At the Station: You can buy tickets at the station at ticket machines (which are in English and in German) and at ticket offices. This is easy to do for regional train services, but for long distance travel such as ICE, IC and EC trains it is better to buy your tickets in advance as you will save money – a ticket purchased day of travel can cost up to 4 times the price as one bought a month or two in advance (you can buy tickets up to 6 months in advance).

An ICE train at Berlin's Hauptbahnhof. Photo: DPA

What types of tickets are available?

There are two standard ticket types: Sparpreis and Flexpreis.

Sparpreis (saver ticket) is a cheaper ticket with no flexibility, whereas Flexpreis is a much more expensive ticket which is valid for any train on the day of travel and you can cancel the ticket for free. Deutsche Bahn has a Sparpreis finder tool on their website so that you can find cheaper tickets for your journey.  

How can you reserve a seat?

Intercity trains offer optional seat reservations which cost €4.50 and for travelling at busy times, especially weekends, and are normally worth it. It only costs €9 to make a family reservation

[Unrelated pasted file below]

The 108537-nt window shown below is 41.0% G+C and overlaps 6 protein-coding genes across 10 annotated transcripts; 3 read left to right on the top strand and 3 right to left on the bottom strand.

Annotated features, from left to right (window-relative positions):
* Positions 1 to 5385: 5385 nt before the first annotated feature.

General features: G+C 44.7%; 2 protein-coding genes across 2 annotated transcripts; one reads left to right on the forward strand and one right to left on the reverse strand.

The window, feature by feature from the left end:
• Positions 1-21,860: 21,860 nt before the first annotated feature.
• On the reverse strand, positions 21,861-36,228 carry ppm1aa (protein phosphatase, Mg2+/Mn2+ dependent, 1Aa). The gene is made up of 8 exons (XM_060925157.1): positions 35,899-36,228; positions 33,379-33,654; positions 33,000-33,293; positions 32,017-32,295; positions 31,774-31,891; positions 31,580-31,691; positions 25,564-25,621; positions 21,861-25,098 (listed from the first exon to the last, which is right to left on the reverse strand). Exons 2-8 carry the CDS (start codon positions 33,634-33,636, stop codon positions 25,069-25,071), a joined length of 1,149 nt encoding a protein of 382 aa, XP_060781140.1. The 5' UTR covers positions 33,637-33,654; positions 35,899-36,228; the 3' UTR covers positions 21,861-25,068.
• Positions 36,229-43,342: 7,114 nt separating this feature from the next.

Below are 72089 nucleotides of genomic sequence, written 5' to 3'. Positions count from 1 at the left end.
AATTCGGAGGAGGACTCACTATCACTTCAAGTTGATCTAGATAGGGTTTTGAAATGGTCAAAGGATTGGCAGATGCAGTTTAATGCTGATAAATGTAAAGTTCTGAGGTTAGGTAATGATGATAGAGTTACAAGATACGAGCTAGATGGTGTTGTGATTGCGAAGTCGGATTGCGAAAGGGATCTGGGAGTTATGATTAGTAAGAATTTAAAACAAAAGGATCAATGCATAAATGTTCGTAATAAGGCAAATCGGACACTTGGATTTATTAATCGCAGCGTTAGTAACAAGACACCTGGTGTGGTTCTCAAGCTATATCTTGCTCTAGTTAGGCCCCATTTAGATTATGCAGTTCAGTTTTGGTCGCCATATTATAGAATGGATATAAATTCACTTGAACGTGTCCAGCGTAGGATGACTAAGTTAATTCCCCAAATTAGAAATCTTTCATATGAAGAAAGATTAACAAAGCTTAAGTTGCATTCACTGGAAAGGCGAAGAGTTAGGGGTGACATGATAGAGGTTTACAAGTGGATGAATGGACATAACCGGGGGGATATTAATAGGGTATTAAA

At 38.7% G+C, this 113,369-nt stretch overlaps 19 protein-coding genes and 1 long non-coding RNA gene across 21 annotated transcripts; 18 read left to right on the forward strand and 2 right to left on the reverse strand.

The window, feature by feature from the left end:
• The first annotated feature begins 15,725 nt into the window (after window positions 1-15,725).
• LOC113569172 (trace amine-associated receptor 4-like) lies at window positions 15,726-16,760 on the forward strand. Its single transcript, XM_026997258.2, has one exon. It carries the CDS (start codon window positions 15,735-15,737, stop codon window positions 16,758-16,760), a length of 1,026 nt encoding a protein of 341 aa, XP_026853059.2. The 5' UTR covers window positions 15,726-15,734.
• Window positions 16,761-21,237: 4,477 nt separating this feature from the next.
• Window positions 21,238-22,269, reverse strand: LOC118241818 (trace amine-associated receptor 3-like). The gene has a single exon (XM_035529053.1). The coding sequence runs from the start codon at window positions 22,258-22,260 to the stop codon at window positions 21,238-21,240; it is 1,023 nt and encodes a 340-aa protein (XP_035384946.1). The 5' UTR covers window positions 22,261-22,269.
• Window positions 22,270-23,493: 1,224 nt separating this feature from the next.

if you are travelling with children, and if you use the same train to commute everyday you can make a permanent reservation which costs €46 per month.

Seat reservations are also available on some regional trains and cost €1.

How can you save money on train travel in Germany?

If you use regional trains rather than the faster intercity trains you are more likely to be able to find a discount:

A regional day ticket (Länder-Ticket) allows unlimited travel in one state over one day. It costs from €23 and additional passengers (up to 5) can be added for as little as €3 each.

A Germany wide day ticket (Quer-durchs-Land-Ticket) allows unlimited travel throughout Germany on one day using regional trains. It costs from €44 and additional passengers can be added for as little as €8 each. A weekend version of this ticket is also available (Schönes-Wochenende-Ticket).